Auto No-Fault Reform at Forefront of the Michigan Legislature’s Agenda
Be sure you know your rights … and what could be destroyed by certain legislative proposals.
When it comes to the auto no-fault reform efforts currently ongoing in Lansing, there are several important things that Michigan residents need to consider.
First, Michigan’s No-Fault Act offers the most generous auto insurance coverage in the country. Under the no-fault law, those who are injured in motor vehicle accidents (or motorcycle, semi-truck or pedestrian accidents involving a motor vehicle) will have their medical and rehabilitative care covered by their auto insurance company. More importantly, when it comes to receiving no-fault benefits, it does not matter who was “at fault” for the crash.
Since the No-Fault Act was enacted in 1973, thousands of Michigan residents have not had to choose between paying their accident-related medical expenses versus other bills. In fact, the no-fault law has likely saved many crash survivors from financial ruin and bankruptcy.
Timeline of No-Fault Reform Efforts
1) House Bill 5013. House Bill 5013 was defeated in the Michigan House of Representatives on November 2, 2017, by a 45-63 vote. House Bill 5013 was touted as a way to slash auto insurance rates for Michigan consumers. However, the proposal did no such thing. Rather, it placed the desires of auto insurance companies above the needs of those who really matter – those who are seriously injured in Michigan auto accidents. Members of the Michigan House of Representatives recognized the bill’s pitfalls and voted it down on November 2, 2017.
2) The Fair and Affordable No-Fault Reform Package is a bipartisan auto no-fault reform effort supported by the Coalition Protecting Auto No-Fault, various legislators, and others. The proposal would bring much-needed, lasting improvements to the Michigan no-fault system. Better yet, the package has something in it for everyone: drivers, accident survivors, healthcare providers, and even insurance companies.
House Bills 5517 and 5518 were proposed. These bills would end auto no-fault in Michigan as we know it and replace it with a pure tort liability system. This means drivers will only be able to sue the at-fault driver for all economic and non-economic losses instead of their own no-fault policy and are limited by the at-fault driver’s policy limits, which could be as low as $20,000.
Senate Bills 1014 and 787 are passed which reduce benefits to the seriously injured and shift the cost of care onto Michigan taxpayers. These bills encourage senior citizens to opt out of their no-fault benefits in return for a policy with a $50,000 cap on all damages.
Experts in Michigan’s No-Fault Law
The Michigan car accident attorneys at the Sinas Dramis Law Firm have decades of experience handling cases under Michigan’s auto no-fault law. Every day, our lawyers work to protect and preserve the state’s unique no-fault insurance system. Notably, George Sinas, who leads our team of Lansing and Grand Rapids auto accident lawyers, is considered one of Michigan’s foremost authorities on the auto no-fault law, having written, lectured and taught extensively on the topic.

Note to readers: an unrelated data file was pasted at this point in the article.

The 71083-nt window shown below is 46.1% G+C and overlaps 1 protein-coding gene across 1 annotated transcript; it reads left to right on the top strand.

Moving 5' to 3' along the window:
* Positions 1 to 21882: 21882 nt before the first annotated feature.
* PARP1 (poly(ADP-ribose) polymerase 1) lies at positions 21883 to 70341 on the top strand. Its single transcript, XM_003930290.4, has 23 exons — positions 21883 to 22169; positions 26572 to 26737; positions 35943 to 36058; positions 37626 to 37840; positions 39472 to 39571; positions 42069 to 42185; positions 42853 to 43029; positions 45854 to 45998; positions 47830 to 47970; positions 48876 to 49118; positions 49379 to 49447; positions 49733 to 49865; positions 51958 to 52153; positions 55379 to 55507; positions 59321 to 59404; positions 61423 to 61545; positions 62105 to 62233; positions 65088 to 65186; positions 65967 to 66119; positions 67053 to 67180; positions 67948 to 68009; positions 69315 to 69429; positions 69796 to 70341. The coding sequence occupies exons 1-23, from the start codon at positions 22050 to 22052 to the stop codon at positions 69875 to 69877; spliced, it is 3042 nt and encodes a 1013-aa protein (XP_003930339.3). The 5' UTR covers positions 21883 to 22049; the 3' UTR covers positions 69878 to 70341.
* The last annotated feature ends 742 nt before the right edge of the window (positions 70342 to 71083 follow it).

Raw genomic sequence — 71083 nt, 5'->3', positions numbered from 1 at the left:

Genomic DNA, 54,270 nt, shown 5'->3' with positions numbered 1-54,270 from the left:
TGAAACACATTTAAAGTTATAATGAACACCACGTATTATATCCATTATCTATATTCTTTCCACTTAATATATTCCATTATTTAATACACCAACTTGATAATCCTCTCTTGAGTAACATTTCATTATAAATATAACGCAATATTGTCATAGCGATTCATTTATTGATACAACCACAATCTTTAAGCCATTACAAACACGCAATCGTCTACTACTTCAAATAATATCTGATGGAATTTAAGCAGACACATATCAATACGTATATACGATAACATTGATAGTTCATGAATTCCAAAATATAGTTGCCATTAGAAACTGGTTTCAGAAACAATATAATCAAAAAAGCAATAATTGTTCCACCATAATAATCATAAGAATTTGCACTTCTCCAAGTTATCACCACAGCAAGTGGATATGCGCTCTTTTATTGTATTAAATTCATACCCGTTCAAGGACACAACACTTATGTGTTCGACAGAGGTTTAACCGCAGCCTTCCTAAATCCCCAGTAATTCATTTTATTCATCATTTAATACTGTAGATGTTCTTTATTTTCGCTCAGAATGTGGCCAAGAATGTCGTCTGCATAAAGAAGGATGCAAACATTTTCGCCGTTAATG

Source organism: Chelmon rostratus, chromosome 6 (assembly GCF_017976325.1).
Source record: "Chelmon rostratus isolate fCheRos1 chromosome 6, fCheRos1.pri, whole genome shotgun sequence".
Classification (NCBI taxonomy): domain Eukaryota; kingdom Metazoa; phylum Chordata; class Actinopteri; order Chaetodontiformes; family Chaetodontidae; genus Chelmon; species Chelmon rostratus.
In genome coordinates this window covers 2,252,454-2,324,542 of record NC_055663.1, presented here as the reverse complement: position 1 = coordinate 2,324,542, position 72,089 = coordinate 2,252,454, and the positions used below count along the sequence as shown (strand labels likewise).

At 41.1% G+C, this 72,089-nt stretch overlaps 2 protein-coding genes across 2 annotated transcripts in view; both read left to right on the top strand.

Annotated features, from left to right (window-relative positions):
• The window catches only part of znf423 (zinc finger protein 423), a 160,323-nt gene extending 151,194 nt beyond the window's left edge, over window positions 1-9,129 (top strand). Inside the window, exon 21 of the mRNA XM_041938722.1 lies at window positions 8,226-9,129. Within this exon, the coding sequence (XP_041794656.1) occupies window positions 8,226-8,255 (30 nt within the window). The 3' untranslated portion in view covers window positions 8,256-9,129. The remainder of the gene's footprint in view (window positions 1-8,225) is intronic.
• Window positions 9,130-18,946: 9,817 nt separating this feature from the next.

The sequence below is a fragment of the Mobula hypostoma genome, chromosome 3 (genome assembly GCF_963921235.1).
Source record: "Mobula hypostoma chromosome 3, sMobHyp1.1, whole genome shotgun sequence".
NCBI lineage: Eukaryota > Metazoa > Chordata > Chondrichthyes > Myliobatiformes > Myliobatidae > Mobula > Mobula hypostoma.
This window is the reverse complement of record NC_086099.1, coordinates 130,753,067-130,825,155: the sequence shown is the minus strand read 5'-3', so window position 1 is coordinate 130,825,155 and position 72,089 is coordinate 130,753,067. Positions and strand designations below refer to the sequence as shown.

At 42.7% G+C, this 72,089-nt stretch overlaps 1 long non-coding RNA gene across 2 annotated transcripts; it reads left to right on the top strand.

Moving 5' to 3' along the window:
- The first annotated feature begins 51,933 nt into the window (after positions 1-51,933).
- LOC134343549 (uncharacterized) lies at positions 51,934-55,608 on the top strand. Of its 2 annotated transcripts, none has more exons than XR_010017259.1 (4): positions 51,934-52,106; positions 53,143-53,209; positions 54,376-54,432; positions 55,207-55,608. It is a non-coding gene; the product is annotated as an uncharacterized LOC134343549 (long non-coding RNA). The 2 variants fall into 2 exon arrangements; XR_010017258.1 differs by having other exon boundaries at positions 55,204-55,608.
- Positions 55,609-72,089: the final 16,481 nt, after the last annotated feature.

In addition to representing persons injured in a Michigan car accident who are denied no-fault PIP benefits by their insurance carrier, our attorneys believe it is important to educate Michigan residents about their legal rights and the no-fault law. This is especially true when the rights of Michigan residents are at risk of being destroyed — for the benefit of insurance companies.
The Fair and Affordable No-Fault Reform Package will bring lasting, responsible no-fault reform that provides real savings for drivers and for the state. The proposal is a comprehensive, bipartisan solution that addresses the core issues behind excessive auto insurance rates. It will not increase costs for Michigan taxpayers and does not strip away coverage for catastrophically injured accident victims. We encourage you to visit the Auto No-Fault Law Blog for regular updates on this bipartisan proposal.
House Bill 5013 was inaccurately touted as the answer to Michigan’s high auto insurance rates. Like previous no-fault reform proposals, the measure called for dollar caps on benefits, thereby keeping catastrophically injured accident survivors from accessing the comprehensive care they need. If passed, it would have given insurance companies more more, while taking away the right of crash survivors. Fortunately, House Bill 5013 was defeated in the Michigan House on November 2, 2017.
As the no-fault reform debate continues, there is unfortunately a lot of information (and misinformation) being tossed around. That’s why it’s crucial that Michigan residents understand their rights under the No-Fault Act, and discount any false claims about how the system works, how much it costs and what it provides. For this reason, we have a web page dedicated to explaining the truth about Michigan auto no-fault law — we hope you will find it helpful in separating fact from fiction.